Life Beyond The Boots
What to do when your teenager becomes too old to continue playing in his club team?
Hanging up their football boots for the last time - it can be an emotional and unsettling experience for both teenagers and their parents. After years of football punctuating weekends, after school activities and all the washing / admin in-between, the finality of finishing youth football at age 16 can leave feelings of ‘what next’? Our latest blog explores what teenagers can do beyond their grassroots club.
We also chat to a parent coach and a team manager who are also hanging up their boots this season and finally getting their weekends back!
At Laceeze we know more than most that football is an essential part of many kids' lives, and it can be a difficult transition when they reach the age of 16 and their grassroots’ football career comes to what seems like a rather abrupt end. For many, football has structured their lives since they laced up their boots (sometimes with a little help from us!) and played in their first matches.
Fortunately, there are many exciting options for kids to explore after they have finished playing football at this amateur level. However the choices aren’t always obvious or that accessible so we dug a little deeper to help you make the choice that’s right for your family.
Youth football focuses on developing the skills and abilities of young players, from the ages of 6 to 16. It provides a safe and fun environment for children to learn about the game and develop their skills. However, it is often seen as a stepping-stone towards professional football, with some players leaving grassroots when they turn 16 to pursue their chances at semi professional clubs. Not all players are that lucky.
Football is an incredibly popular sport among kids and young adults. It provides a great opportunity for them to learn important life skills such as teamwork, communication, and leadership. However, once they finish their grassroots football journey, many of them struggle to find the right path that will allow them to use the skills they have acquired. As only 1% of teens will play for a professional club, we wanted to find out what options are available for the majority of players wanting to continue to play the sport they love.
#1 Research your nearest u18s Club
If you’re lucky, there might be an u18s club in your area. If you can find a local club with an U18's team or reserve team who play in an U18's league, this is a more gentle transition into adult football. Effectively your son or daughter will enjoy two more years of playing football, without the pressure of playing with much older players. Playing at this level can also give them the potential to move into the local club’s 1st team.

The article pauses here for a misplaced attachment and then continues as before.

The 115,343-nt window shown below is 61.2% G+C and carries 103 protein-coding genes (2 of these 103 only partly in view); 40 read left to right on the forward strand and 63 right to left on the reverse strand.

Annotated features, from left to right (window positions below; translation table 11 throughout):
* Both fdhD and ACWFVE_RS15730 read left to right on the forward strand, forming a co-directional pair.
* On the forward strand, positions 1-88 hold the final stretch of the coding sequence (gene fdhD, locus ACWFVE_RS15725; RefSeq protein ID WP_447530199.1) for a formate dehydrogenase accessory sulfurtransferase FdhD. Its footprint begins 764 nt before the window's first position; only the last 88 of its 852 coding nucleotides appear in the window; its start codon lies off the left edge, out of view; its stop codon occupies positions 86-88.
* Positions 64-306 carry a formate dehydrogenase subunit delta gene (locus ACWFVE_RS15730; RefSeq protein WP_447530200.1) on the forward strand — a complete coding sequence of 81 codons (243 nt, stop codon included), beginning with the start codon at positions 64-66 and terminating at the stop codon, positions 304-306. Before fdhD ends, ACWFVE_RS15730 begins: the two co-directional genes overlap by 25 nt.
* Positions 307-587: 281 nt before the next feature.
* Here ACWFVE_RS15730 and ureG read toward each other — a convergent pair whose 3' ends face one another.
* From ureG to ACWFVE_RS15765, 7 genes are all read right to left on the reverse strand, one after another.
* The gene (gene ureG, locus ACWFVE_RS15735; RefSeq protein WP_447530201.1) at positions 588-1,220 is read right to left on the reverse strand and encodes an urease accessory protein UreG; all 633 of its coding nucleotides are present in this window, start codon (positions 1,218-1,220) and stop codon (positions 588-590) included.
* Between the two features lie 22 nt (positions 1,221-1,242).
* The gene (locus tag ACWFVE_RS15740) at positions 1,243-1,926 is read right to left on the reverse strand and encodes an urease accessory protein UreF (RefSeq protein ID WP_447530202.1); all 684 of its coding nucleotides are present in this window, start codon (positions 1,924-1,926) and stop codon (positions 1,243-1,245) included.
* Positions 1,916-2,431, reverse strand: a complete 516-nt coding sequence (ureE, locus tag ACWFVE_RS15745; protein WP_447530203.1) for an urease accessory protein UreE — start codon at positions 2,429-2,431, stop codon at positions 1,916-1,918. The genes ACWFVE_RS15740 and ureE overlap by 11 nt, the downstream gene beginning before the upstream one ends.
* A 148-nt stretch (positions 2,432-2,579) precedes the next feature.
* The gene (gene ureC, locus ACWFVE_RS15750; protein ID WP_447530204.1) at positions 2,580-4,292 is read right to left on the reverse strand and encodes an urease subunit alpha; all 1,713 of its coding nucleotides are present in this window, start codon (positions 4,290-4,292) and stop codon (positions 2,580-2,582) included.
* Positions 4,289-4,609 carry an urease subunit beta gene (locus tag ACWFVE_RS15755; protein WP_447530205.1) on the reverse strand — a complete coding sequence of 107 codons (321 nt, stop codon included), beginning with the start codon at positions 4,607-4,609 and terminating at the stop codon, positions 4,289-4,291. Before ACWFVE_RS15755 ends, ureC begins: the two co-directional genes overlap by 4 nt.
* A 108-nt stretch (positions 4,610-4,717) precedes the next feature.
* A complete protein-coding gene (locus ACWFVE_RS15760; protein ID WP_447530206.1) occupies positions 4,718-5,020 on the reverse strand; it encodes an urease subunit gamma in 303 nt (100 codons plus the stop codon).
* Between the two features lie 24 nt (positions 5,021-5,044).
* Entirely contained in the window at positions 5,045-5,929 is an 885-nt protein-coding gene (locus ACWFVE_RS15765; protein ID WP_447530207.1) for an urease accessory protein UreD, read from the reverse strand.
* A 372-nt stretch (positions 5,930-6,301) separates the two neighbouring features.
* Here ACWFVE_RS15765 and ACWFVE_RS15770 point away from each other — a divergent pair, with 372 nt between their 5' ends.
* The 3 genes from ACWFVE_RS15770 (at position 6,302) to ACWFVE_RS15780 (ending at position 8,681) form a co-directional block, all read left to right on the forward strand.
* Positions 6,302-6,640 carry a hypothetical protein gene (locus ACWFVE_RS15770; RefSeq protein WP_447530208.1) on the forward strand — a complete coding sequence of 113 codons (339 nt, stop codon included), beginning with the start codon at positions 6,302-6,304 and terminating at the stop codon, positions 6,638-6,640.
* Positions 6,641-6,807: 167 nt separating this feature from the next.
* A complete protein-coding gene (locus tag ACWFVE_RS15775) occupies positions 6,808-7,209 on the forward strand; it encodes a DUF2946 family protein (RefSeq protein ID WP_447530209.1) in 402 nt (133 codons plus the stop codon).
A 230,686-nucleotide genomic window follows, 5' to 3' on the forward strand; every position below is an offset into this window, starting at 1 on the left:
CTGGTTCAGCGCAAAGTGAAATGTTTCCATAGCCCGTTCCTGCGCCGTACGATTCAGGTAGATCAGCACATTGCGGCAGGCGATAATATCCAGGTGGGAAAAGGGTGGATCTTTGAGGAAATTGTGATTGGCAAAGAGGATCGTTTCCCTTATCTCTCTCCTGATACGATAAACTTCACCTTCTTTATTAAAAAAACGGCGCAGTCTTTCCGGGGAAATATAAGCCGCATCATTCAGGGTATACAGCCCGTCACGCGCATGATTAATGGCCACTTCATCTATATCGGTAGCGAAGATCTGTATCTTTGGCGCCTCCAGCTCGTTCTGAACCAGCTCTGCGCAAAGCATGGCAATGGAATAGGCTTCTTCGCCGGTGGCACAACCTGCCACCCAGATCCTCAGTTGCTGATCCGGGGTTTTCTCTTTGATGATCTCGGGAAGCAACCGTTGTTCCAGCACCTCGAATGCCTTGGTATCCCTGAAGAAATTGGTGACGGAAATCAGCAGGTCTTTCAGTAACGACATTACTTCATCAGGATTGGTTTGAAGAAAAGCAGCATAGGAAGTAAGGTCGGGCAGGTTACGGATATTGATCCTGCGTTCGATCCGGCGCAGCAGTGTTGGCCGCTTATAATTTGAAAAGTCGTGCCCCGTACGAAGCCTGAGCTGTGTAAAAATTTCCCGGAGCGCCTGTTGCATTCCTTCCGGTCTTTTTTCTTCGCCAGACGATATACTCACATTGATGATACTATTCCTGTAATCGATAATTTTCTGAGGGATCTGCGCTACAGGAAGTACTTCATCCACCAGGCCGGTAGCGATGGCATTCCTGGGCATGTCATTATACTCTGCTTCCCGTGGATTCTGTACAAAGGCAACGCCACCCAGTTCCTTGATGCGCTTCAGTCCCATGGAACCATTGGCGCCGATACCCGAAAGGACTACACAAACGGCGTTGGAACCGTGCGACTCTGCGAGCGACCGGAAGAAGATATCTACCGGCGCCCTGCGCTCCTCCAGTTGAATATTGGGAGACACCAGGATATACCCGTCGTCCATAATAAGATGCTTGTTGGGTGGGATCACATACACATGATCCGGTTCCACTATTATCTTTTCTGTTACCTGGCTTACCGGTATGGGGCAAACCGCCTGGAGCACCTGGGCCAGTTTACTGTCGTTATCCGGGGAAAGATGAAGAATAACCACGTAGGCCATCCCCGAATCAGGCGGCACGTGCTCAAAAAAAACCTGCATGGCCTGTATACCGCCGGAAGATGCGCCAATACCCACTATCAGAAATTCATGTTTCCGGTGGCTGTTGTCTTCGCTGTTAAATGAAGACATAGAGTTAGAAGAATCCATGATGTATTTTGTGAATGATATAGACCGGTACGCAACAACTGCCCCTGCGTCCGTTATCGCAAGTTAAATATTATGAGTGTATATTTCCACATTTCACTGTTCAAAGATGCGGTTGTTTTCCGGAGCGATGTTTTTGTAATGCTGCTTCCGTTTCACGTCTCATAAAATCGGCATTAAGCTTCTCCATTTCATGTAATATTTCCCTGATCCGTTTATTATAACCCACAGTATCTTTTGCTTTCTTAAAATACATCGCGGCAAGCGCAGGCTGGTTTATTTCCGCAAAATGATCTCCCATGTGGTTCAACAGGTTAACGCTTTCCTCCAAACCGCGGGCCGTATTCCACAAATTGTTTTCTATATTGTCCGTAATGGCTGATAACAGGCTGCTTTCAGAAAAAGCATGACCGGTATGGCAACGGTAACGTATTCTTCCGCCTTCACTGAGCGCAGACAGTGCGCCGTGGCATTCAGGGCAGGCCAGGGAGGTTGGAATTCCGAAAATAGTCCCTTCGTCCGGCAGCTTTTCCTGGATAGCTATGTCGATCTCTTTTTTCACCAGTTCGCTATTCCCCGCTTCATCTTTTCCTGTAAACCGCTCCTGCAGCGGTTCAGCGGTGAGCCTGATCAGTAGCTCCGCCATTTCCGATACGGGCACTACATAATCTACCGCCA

Your teenager’s school or college may also offer the opportunity for them to play football against their peers from age 16-18. Laceeze Founder, Emma Burke, comments; “My son finished his grassroots u16 football journey last year but luckily has remained in his school football programme which has enabled him to continue against opposition the same age as him.”
#2 Find a “casual football” group
Joining a local sports club is a great way to stay connected with the game of football after finishing at grassroots level. Not only does it provide an opportunity to hone your skills and practice the game, but it also provides a social outlet and helps build strong relationships with other players.
Local sports clubs, especially those with more of a casual (just for fun) approach, are a great way for teens to stay active, both physically and mentally. It can be an excellent source of motivation for players who have just finished playing at the grassroots level. Players can learn new tactics, strategies, and techniques from experienced coaches and other players in their team. They can also get access to better training facilities than what they had during their grassroots years.
Joining a local sports club also gives players an opportunity to develop their leadership skills by taking on responsibilities such as captaincy or coaching roles within the team. It is also beneficial for those looking for career opportunities in professional football as many clubs provide job placements or internships that could help them take the next step in their football journey.
The FA have a handy guide called “Find Football” that helps you search for a club near you, from more relaxed ‘casual football’ through to more competitive ‘club football’ options.
#3 Enrol in an Education Programme
A structured football Education Programme is ideal for anyone looking to make the step from the grassroots to the semi-professional or professional game.
These courses are often a 2-year agreement between a Club and an Academy Player and provide a full-time football development and learning programme. There has been a rise in popularity of more formal education programmes for football so it’s worth researching the best one in the location you need.
Sam Lee comments on his son Cohen’s progression from youth grassroots football that; “with the uplift of education programmes at football clubs, it is becoming harder for players that are not doing them to break into clubs running those programmes.”